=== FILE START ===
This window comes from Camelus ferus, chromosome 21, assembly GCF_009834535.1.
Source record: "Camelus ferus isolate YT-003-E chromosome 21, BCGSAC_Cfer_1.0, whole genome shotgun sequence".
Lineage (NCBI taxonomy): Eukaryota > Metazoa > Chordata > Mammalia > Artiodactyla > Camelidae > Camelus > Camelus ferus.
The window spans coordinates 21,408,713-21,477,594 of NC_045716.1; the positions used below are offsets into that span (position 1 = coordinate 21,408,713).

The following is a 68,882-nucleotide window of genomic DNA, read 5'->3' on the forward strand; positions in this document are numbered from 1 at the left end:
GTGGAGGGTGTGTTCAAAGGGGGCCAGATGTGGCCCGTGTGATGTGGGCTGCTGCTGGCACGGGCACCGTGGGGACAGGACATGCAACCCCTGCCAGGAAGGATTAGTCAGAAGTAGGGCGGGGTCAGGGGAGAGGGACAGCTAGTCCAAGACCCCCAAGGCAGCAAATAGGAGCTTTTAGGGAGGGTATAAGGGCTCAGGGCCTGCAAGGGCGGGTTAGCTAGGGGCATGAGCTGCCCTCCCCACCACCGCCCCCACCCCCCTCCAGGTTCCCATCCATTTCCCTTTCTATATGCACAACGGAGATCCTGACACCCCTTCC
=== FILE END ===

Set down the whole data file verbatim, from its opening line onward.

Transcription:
This window comes from Camelus ferus, chromosome 21, assembly GCF_009834535.1.
Source record: "Camelus ferus isolate YT-003-E chromosome 21, BCGSAC_Cfer_1.0, whole genome shotgun sequence".
Lineage (NCBI taxonomy): Eukaryota > Metazoa > Chordata > Mammalia > Artiodactyla > Camelidae > Camelus > Camelus ferus.
The window spans coordinates 21,408,713-21,477,594 of NC_045716.1; the positions used below are offsets into that span (position 1 = coordinate 21,408,713).

The following is a 68,882-nucleotide window of genomic DNA, read 5'->3' on the forward strand; positions in this document are numbered from 1 at the left end:
GTGGAGGGTGTGTTCAAAGGGGGCCAGATGTGGCCCGTGTGATGTGGGCTGCTGCTGGCACGGGCACCGTGGGGACAGGACATGCAACCCCTGCCAGGAAGGATTAGTCAGAAGTAGGGCGGGGTCAGGGGAGAGGGACAGCTAGTCCAAGACCCCCAAGGCAGCAAATAGGAGCTTTTAGGGAGGGTATAAGGGCTCAGGGCCTGCAAGGGCGGGTTAGCTAGGGGCATGAGCTGCCCTCCCCACCACCGCCCCCACCCCCCTCCAGGTTCCCATCCATTTCCCTTTCTATATGCACAACGGAGATCCTGACACCCCTTCC